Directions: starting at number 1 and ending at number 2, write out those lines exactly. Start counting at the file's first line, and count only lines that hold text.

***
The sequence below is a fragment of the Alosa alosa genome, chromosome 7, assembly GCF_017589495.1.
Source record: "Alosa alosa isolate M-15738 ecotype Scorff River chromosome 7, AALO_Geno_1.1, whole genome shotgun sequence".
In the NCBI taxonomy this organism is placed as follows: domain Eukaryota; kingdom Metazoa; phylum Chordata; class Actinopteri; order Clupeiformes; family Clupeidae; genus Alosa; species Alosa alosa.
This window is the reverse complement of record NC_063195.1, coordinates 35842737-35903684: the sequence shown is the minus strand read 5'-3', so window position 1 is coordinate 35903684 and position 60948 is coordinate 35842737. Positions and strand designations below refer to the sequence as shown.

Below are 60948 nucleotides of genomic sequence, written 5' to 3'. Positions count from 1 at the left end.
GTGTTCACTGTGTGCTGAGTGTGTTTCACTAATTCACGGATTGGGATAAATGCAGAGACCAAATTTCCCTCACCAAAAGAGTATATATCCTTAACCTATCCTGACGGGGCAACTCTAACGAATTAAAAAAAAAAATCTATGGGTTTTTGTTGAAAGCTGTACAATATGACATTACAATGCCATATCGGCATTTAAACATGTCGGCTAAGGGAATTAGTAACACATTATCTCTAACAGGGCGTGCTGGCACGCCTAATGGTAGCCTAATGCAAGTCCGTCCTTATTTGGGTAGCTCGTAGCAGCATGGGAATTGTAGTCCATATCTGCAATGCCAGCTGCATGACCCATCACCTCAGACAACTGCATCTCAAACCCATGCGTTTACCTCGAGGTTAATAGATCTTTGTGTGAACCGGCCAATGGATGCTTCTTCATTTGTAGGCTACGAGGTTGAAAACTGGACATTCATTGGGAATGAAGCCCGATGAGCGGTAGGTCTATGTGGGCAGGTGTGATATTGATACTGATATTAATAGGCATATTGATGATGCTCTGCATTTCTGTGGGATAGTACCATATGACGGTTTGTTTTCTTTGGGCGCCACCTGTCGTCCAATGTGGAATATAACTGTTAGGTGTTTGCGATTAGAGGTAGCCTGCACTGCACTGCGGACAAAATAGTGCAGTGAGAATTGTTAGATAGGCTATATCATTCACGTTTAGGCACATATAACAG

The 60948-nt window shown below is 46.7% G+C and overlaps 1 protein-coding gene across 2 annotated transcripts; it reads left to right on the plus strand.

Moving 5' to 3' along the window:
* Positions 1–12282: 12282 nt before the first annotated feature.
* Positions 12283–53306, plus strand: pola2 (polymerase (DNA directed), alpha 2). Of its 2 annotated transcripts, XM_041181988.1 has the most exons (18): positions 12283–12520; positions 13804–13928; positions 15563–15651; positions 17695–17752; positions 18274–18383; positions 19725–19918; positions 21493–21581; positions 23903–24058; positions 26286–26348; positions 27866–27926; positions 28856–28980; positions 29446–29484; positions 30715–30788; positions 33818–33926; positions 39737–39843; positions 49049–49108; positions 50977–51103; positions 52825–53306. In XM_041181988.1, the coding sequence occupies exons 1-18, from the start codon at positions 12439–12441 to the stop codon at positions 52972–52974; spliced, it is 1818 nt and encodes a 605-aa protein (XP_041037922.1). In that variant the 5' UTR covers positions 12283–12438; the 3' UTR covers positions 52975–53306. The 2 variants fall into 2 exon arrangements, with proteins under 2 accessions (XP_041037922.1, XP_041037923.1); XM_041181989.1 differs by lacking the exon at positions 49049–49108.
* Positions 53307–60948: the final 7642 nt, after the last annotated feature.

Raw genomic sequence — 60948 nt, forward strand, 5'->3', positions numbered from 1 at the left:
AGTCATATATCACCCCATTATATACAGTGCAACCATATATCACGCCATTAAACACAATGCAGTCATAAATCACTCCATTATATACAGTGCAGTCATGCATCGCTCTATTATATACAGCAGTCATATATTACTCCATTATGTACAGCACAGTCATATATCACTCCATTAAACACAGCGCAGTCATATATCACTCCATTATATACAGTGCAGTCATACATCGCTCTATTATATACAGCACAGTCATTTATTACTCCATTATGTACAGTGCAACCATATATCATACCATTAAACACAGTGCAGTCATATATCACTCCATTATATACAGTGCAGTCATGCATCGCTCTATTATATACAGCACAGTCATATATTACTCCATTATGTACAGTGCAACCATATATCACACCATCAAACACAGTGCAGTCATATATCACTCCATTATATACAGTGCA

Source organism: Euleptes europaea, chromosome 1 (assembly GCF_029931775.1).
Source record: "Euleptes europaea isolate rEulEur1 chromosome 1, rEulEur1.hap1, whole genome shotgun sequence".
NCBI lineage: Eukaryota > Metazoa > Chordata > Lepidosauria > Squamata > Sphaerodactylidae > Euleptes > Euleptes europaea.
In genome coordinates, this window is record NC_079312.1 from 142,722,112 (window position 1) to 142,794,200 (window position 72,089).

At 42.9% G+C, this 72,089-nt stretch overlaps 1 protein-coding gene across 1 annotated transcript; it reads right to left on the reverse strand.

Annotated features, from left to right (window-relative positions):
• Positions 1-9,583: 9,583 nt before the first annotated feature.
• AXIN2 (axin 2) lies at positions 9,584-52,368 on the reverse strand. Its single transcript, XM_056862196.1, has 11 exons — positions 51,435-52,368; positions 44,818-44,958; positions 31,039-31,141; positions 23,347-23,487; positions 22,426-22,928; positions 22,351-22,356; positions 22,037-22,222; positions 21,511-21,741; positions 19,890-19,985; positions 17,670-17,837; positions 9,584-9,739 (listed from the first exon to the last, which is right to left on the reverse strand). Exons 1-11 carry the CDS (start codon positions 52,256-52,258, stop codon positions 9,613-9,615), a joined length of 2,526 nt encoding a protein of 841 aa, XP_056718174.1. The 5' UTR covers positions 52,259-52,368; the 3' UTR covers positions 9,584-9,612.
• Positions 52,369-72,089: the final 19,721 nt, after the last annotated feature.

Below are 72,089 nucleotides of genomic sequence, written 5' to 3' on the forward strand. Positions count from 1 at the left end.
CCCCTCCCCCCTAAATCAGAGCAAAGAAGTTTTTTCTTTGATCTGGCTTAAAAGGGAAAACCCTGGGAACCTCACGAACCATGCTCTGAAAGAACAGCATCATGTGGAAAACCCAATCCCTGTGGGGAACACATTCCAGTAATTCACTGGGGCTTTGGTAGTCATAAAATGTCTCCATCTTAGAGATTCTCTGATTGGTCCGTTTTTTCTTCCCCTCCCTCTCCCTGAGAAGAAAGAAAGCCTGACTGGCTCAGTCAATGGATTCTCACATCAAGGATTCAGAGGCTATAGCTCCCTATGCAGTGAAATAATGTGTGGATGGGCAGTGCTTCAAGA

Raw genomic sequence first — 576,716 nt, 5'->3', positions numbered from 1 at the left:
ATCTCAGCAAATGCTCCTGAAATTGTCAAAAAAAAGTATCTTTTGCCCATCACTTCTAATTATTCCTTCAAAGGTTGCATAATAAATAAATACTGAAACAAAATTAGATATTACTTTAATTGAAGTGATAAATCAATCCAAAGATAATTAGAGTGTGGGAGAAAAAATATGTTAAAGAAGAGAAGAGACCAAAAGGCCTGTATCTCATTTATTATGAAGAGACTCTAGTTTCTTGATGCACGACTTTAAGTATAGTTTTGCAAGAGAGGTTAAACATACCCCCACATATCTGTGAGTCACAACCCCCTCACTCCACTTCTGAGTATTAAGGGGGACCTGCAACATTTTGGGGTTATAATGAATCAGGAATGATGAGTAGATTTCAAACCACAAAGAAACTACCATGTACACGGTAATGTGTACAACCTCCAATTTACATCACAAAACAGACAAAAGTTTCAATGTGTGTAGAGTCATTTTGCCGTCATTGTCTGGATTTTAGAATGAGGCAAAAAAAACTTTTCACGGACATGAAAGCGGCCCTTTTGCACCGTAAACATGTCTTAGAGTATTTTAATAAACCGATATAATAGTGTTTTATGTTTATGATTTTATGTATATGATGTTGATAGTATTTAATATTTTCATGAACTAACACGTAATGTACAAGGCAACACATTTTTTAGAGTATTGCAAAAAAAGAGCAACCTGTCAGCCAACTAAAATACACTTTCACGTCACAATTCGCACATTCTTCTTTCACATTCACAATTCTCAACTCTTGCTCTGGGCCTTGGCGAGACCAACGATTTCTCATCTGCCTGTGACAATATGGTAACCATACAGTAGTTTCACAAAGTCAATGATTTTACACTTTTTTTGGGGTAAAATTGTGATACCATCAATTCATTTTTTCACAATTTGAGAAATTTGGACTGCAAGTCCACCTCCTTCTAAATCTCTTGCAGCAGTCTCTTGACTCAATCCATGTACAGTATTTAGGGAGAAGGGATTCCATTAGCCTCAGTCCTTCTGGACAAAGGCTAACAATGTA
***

The sequence below is a fragment of the Alosa alosa genome, chromosome 7, assembly GCF_017589495.1.
Source record: "Alosa alosa isolate M-15738 ecotype Scorff River chromosome 7, AALO_Geno_1.1, whole genome shotgun sequence".